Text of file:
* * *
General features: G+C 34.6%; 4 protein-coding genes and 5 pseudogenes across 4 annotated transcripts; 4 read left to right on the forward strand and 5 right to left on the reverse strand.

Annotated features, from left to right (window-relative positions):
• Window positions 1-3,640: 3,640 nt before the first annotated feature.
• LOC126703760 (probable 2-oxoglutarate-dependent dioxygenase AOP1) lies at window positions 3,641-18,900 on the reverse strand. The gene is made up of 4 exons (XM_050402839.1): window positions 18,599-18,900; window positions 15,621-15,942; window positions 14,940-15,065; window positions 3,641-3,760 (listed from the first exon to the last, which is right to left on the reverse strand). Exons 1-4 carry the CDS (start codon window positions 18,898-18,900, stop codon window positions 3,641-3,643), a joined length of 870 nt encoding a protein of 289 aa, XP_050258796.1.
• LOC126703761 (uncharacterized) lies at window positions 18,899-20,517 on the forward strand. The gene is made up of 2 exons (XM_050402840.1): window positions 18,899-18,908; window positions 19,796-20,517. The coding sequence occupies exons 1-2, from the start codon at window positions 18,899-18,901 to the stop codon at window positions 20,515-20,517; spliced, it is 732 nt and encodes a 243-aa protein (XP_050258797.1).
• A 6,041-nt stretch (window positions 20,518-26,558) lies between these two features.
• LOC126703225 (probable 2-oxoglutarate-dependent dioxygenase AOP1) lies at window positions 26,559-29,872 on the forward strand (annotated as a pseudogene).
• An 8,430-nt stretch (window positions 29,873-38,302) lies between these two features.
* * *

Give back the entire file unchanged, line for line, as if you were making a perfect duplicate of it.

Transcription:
General features: G+C 34.6%; 4 protein-coding genes and 5 pseudogenes across 4 annotated transcripts; 4 read left to right on the forward strand and 5 right to left on the reverse strand.

Annotated features, from left to right (window-relative positions):
• Window positions 1-3,640: 3,640 nt before the first annotated feature.
• LOC126703760 (probable 2-oxoglutarate-dependent dioxygenase AOP1) lies at window positions 3,641-18,900 on the reverse strand. The gene is made up of 4 exons (XM_050402839.1): window positions 18,599-18,900; window positions 15,621-15,942; window positions 14,940-15,065; window positions 3,641-3,760 (listed from the first exon to the last, which is right to left on the reverse strand). Exons 1-4 carry the CDS (start codon window positions 18,898-18,900, stop codon window positions 3,641-3,643), a joined length of 870 nt encoding a protein of 289 aa, XP_050258796.1.
• LOC126703761 (uncharacterized) lies at window positions 18,899-20,517 on the forward strand. The gene is made up of 2 exons (XM_050402840.1): window positions 18,899-18,908; window positions 19,796-20,517. The coding sequence occupies exons 1-2, from the start codon at window positions 18,899-18,901 to the stop codon at window positions 20,515-20,517; spliced, it is 732 nt and encodes a 243-aa protein (XP_050258797.1).
• A 6,041-nt stretch (window positions 20,518-26,558) lies between these two features.
• LOC126703225 (probable 2-oxoglutarate-dependent dioxygenase AOP1) lies at window positions 26,559-29,872 on the forward strand (annotated as a pseudogene).
• An 8,430-nt stretch (window positions 29,873-38,302) lies between these two features.